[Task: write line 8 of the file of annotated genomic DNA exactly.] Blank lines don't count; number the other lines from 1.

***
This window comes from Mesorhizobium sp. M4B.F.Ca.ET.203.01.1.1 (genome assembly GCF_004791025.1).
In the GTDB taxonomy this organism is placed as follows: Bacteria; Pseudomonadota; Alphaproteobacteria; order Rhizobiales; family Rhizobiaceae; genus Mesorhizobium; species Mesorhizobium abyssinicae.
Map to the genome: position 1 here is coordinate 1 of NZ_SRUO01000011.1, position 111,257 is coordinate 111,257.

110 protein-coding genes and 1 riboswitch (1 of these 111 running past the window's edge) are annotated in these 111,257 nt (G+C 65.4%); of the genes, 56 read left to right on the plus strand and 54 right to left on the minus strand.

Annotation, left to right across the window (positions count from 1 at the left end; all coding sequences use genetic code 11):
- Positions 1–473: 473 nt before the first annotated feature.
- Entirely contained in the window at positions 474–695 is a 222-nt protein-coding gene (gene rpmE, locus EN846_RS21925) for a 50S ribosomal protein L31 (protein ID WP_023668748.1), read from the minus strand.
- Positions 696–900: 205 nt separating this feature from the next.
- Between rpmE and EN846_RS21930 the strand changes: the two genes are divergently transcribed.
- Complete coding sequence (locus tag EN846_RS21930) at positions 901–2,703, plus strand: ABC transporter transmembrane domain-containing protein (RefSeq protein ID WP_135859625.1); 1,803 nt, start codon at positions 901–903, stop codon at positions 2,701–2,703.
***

- Positions 696–900: 205 nt separating this feature from the next.